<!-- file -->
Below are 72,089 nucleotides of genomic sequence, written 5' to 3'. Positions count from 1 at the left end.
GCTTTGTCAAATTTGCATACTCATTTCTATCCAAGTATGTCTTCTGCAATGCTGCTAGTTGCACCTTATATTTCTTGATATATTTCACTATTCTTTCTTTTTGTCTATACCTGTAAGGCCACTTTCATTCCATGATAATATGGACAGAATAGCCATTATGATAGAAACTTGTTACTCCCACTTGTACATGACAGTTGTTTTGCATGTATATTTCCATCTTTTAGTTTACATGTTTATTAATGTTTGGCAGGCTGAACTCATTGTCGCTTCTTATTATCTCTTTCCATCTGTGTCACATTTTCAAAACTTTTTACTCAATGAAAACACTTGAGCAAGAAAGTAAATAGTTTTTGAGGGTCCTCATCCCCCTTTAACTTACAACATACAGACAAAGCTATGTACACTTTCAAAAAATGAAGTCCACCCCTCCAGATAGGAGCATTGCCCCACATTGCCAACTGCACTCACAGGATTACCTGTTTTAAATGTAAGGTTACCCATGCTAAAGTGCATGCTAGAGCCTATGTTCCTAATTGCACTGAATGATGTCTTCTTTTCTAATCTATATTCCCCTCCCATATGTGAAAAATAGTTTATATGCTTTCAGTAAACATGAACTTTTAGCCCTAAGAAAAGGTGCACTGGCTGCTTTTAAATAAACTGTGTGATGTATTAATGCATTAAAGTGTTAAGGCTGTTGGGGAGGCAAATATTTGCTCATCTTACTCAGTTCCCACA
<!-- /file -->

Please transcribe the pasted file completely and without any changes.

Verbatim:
Below are 72,089 nucleotides of genomic sequence, written 5' to 3'. Positions count from 1 at the left end.
GCTTTGTCAAATTTGCATACTCATTTCTATCCAAGTATGTCTTCTGCAATGCTGCTAGTTGCACCTTATATTTCTTGATATATTTCACTATTCTTTCTTTTTGTCTATACCTGTAAGGCCACTTTCATTCCATGATAATATGGACAGAATAGCCATTATGATAGAAACTTGTTACTCCCACTTGTACATGACAGTTGTTTTGCATGTATATTTCCATCTTTTAGTTTACATGTTTATTAATGTTTGGCAGGCTGAACTCATTGTCGCTTCTTATTATCTCTTTCCATCTGTGTCACATTTTCAAAACTTTTTACTCAATGAAAACACTTGAGCAAGAAAGTAAATAGTTTTTGAGGGTCCTCATCCCCCTTTAACTTACAACATACAGACAAAGCTATGTACACTTTCAAAAAATGAAGTCCACCCCTCCAGATAGGAGCATTGCCCCACATTGCCAACTGCACTCACAGGATTACCTGTTTTAAATGTAAGGTTACCCATGCTAAAGTGCATGCTAGAGCCTATGTTCCTAATTGCACTGAATGATGTCTTCTTTTCTAATCTATATTCCCCTCCCATATGTGAAAAATAGTTTATATGCTTTCAGTAAACATGAACTTTTAGCCCTAAGAAAAGGTGCACTGGCTGCTTTTAAATAAACTGTGTGATGTATTAATGCATTAAAGTGTTAAGGCTGTTGGGGAGGCAAATATTTGCTCATCTTACTCAGTTCCCACA